Would You Invest In Yourself?

On February 22, 2010, in Uncategorized, by admin

In these interesting and stressful economic times, self evaluation of one’s financial situation is always merited. Many of us spend some analyzing investments strategies as part of our overall strategy to meet whatever goal you have set for yourself, whether that is retirement or the personal jet you would like to someday own. We spend a lot of time on our investments, analyzing company financials, strengths, weaknesses, buy and sell points. Depending upon how diligent your analysis, you may pour through significant amounts of financial data. Most of us closely review the balance sheet to understand the company snapshot of finances.

But a lot of us, while feeling good about our investment planning, let our personal finances slide a bit to the right. So the question is: Would You Invest In Yourself? It occurred to me that we can analyze our financial situation in a very similar manner that you would when analyzing your latest hot stock tip. We do not look at ourselves as profit centers, but in the end, that is exactly what we are. Your weekly income becomes revenue; your expenses are the cost of goods sold, and so on. In fact, I would propose that it would be an interesting task to lay your personal finances into a professional balance sheet.  Essentially, when you apply for a large loan, this is what financial institutions do to assess the overall risk in lending. We rarely see, or think about this, but that is a major part of a loan evaluation. Put yourself to the test. It may be an interesting task that will very clearly outline areas that need your attention. Without going into the mechanics of a balance sheet, I can direct you to an example easily found on one.  Google it. Check out any stock analysis section (Yahoo financial for individual company stock quotes will have this as an option when you call up the symbol). All of the categories in the balance sheet are applicable in some way. You may have to do some averaging, like for cash on hand, for instance. But otherwise, it is all there. Long and short term assets and liabilities, the implication of liquidity (generally short term is considered less than a year for liabilities). You will have to decide the value of your personal property…be careful not to place a high value on this.  Remember, this is the amount that you would be able to sell on the open market, and one person’s gold tends to be another person’s junk.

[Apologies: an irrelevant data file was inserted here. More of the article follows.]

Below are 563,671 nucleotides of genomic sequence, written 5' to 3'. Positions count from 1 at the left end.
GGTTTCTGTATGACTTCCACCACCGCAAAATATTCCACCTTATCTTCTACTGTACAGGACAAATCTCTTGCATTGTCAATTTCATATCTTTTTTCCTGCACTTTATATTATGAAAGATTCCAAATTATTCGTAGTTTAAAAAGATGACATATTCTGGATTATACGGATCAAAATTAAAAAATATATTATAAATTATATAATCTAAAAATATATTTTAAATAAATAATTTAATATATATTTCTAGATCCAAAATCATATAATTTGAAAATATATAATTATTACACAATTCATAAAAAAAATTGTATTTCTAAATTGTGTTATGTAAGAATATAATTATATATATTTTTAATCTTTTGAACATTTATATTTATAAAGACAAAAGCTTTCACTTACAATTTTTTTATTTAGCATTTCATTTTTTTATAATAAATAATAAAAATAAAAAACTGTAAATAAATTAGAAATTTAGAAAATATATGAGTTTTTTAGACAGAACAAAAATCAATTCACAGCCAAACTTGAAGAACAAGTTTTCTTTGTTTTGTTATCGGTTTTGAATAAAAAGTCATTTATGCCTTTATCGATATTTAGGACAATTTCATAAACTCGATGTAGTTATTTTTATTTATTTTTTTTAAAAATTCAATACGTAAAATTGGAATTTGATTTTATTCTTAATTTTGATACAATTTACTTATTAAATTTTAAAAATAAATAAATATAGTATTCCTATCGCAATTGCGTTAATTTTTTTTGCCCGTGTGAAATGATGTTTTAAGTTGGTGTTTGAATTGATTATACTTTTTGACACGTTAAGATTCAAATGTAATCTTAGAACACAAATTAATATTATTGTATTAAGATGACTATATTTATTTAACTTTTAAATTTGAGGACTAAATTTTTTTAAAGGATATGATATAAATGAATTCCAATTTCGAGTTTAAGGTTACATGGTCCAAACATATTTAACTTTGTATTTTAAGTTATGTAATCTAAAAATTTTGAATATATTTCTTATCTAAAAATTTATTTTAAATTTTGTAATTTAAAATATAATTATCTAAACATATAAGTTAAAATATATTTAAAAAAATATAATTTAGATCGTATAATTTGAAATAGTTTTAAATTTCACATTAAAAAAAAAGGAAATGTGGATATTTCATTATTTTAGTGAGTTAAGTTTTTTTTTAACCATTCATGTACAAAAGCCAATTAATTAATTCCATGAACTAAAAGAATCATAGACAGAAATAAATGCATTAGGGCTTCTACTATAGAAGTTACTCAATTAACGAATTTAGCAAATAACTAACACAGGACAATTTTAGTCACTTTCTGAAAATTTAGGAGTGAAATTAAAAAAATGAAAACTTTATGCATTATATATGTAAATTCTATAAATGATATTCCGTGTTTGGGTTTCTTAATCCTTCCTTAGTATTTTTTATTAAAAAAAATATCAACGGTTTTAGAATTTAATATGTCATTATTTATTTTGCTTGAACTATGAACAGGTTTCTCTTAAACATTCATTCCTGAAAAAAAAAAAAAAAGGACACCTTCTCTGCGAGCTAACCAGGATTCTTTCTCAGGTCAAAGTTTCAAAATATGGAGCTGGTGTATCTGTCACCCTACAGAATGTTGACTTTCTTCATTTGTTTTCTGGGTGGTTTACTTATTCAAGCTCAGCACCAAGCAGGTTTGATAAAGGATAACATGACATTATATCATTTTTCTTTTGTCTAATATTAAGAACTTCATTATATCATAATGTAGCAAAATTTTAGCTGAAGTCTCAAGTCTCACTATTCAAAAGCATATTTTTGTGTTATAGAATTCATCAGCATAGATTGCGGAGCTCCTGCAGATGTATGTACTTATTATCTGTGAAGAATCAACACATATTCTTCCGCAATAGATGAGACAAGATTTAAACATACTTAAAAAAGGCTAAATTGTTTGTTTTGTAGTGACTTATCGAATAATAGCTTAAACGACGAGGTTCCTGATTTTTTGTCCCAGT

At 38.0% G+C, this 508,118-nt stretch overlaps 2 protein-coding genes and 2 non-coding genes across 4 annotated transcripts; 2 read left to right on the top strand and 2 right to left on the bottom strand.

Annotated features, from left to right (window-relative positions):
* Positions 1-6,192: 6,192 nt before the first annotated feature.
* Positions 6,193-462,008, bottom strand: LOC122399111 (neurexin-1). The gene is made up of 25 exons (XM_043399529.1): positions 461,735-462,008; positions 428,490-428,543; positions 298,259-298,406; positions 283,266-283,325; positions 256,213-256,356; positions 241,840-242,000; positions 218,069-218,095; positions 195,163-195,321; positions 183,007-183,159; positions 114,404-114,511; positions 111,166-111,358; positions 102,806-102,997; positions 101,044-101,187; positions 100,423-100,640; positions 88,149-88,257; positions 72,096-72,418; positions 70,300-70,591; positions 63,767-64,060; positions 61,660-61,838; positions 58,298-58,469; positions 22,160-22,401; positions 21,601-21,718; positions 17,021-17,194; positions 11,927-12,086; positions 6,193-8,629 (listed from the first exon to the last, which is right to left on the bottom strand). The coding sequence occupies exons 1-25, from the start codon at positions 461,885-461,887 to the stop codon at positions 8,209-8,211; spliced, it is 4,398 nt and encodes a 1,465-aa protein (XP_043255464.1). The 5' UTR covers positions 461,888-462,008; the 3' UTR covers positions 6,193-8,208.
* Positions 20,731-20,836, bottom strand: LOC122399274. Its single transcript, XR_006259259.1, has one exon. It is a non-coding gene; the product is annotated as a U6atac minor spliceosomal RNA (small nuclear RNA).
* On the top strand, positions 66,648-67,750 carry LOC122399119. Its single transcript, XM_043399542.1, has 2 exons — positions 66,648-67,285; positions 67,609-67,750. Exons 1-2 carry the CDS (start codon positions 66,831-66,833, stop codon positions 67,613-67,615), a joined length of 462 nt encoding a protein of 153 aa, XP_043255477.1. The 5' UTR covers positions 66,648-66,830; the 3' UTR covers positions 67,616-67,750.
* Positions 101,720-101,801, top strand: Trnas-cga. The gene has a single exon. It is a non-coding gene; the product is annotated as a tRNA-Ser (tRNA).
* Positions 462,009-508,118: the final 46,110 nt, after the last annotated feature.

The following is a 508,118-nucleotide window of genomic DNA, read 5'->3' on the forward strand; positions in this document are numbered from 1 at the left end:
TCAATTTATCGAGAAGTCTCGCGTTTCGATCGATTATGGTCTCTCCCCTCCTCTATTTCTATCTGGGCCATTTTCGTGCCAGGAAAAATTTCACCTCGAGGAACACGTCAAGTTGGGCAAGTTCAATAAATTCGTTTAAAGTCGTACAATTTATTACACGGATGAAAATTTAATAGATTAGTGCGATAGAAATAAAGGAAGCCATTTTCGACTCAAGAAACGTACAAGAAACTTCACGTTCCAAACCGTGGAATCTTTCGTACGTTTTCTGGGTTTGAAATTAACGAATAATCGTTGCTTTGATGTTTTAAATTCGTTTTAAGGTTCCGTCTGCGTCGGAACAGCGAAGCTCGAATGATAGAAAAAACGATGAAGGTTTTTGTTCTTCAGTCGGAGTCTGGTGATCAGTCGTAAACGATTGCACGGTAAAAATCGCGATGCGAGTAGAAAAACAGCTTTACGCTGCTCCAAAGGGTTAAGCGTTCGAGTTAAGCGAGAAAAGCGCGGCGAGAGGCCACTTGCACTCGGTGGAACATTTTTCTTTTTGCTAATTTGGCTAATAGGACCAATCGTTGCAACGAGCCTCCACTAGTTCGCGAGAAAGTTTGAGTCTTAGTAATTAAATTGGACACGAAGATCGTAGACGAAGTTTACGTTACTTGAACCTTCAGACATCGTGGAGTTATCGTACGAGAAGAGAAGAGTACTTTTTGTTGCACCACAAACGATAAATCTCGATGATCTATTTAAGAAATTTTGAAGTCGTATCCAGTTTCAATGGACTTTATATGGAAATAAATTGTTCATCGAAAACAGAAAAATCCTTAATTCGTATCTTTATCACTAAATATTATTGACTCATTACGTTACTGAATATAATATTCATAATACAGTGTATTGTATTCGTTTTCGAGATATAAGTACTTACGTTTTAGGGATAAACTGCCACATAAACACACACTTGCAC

At the end of the day, you will have a stunning snapshot of where you stand financially.  Use it like an investor. Answer the question.  If you determine that you would not invest in yourself after reviewing your balance sheet, take action to improve.  You will know right where to start.

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